A Portrait of a Woman (Ivan Kranskoi, 1867)
Rusalki (Ivan Kramskoi, 1871)
In Slavic mythology, a rusalka (plural: rusalki) was a female ghost, nymph, succubus, or mermaid-like demoness that dwelt in a waterway. Most traditions said the rusalki were fish-women, who lived at the bottom of rivers. In the middle of the night, they would walk out to the bank and dance in meadows. If they saw handsome men, they would fascinate them with songs and dancing, mesmerise them, then lead the person away to the river floor to live with them.
A Portrait of the Author Graf Lev Tolstoy (Ivan Kramskoi, 1873)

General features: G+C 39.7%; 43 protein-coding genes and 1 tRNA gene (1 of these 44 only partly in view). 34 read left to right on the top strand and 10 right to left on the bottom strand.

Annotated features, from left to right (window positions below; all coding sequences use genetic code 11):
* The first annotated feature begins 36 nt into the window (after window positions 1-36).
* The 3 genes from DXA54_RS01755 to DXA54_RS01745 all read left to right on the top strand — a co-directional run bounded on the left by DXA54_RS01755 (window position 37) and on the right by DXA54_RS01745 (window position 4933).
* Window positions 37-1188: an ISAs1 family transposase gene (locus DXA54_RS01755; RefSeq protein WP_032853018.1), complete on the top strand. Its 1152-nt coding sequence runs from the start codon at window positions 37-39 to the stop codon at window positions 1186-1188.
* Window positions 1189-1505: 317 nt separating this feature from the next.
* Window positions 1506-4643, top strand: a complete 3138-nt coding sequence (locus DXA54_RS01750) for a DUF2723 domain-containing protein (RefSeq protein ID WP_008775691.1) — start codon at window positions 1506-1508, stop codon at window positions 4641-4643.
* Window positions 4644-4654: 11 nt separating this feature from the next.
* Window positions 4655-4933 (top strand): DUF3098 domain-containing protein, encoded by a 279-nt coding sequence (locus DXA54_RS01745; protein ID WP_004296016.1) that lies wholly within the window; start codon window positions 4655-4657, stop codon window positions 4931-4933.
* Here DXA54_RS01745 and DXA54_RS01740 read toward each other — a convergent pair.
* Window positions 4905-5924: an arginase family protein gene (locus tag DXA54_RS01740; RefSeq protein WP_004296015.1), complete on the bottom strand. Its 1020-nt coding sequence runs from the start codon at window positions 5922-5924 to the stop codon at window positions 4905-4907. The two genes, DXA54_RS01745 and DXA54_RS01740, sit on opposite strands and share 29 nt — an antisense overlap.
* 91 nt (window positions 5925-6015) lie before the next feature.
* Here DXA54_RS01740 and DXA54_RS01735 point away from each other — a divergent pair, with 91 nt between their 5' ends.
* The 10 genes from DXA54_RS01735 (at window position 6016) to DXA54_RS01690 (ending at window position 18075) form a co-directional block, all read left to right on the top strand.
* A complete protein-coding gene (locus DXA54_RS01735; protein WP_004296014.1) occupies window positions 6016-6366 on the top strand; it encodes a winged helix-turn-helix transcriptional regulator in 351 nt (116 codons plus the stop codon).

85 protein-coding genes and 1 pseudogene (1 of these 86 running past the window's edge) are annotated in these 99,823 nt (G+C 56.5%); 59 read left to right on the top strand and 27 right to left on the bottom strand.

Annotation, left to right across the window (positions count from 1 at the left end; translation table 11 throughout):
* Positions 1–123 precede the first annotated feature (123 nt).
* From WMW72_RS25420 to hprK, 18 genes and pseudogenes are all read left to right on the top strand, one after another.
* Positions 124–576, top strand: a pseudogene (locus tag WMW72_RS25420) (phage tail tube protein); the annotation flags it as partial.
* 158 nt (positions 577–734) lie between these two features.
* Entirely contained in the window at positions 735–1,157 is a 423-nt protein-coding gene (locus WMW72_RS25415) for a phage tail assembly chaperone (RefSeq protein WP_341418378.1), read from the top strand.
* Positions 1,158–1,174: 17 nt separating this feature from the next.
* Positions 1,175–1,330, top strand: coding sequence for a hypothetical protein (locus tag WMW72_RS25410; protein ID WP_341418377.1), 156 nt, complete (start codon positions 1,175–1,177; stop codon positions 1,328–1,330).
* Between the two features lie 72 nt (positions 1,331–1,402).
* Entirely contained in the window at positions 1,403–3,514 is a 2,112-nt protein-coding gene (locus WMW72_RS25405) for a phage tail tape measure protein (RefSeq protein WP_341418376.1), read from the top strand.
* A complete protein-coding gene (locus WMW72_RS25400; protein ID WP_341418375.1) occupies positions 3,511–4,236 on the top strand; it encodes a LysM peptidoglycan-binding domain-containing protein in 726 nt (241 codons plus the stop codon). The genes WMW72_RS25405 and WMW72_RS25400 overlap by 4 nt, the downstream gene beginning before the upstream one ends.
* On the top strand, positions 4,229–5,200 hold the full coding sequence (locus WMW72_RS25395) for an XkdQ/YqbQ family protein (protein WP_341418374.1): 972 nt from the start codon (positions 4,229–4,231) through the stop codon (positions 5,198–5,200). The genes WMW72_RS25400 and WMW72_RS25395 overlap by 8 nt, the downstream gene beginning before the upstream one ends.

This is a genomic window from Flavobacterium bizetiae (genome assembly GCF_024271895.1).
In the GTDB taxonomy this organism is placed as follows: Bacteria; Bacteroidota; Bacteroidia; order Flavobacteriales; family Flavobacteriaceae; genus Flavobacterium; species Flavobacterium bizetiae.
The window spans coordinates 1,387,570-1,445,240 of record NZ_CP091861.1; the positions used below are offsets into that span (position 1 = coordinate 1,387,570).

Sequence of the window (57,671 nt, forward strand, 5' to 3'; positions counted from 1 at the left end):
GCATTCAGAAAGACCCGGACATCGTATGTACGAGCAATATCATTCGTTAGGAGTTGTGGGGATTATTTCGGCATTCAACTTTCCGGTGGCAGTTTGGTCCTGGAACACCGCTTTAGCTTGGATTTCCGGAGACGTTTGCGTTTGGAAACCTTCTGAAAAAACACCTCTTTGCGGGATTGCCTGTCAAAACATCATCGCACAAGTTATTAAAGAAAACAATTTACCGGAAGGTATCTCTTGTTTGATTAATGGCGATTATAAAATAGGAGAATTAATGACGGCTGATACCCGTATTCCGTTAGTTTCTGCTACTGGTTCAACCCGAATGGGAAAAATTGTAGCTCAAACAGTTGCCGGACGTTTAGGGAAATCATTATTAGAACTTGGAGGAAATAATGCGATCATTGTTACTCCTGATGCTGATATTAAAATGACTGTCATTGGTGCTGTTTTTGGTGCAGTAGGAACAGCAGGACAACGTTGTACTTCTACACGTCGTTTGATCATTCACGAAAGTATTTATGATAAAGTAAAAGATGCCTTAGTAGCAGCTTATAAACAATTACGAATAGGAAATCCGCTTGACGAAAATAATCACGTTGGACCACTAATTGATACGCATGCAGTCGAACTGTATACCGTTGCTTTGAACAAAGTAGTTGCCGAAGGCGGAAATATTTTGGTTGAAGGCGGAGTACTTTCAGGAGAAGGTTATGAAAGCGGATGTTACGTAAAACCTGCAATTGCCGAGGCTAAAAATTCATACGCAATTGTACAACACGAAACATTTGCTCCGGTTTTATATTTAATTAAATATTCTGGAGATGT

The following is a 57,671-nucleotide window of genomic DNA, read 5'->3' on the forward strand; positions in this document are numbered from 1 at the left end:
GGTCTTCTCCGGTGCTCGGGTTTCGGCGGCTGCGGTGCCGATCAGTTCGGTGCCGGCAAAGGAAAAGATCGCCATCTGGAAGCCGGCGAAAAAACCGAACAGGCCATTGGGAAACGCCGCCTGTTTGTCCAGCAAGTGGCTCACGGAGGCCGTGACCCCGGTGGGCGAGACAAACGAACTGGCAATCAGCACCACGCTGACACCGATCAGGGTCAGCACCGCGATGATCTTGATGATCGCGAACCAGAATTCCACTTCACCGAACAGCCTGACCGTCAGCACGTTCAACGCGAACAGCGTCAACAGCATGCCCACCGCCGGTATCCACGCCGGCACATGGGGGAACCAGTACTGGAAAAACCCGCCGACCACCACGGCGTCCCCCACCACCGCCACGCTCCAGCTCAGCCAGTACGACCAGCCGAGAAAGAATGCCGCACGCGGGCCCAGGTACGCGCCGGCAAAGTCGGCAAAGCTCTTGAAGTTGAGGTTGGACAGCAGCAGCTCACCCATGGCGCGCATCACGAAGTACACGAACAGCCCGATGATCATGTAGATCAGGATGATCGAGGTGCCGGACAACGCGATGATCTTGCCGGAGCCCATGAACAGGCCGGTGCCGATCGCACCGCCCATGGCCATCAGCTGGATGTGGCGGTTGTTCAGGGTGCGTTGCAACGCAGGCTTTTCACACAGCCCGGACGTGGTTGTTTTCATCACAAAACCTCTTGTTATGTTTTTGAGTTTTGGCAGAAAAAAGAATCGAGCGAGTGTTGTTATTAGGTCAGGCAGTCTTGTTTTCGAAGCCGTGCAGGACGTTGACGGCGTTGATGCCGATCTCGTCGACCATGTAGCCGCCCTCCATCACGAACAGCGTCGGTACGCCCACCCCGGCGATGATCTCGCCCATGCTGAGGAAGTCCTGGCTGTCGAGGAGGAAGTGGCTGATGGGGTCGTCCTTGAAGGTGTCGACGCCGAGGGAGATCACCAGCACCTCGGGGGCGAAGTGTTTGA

Most portrayals of Tolstoy (1828-1910) in the West show him in his old age. This portrayal is from a period midway between his two masterwork novels, War and Peace (1869) and Anna Karenina (1879). Tolstoy has a larger reputation in the West than he does in Russia. In Orthodox circles, he is rather a sorry figure, as he ended his life as a heretic, who refused the last rites of the Church. Indeed, this is one of the reasons for his wide repute in the secular West. He was a man who undoubtedly had talent, but, he was an intellectual percursor of the Reds, and we should never forget that fact. If you wish to read great literature, read Dostoyevsky. In fact, a preference for Dostoyevsky or Tolstoy is a good litmus test. Most real Orthodox Christians prefer Dostoyevsky, most Orthodox who have taken on the morés of secularism or the Western confessions prefer Tolstoy. I have found it most accurate.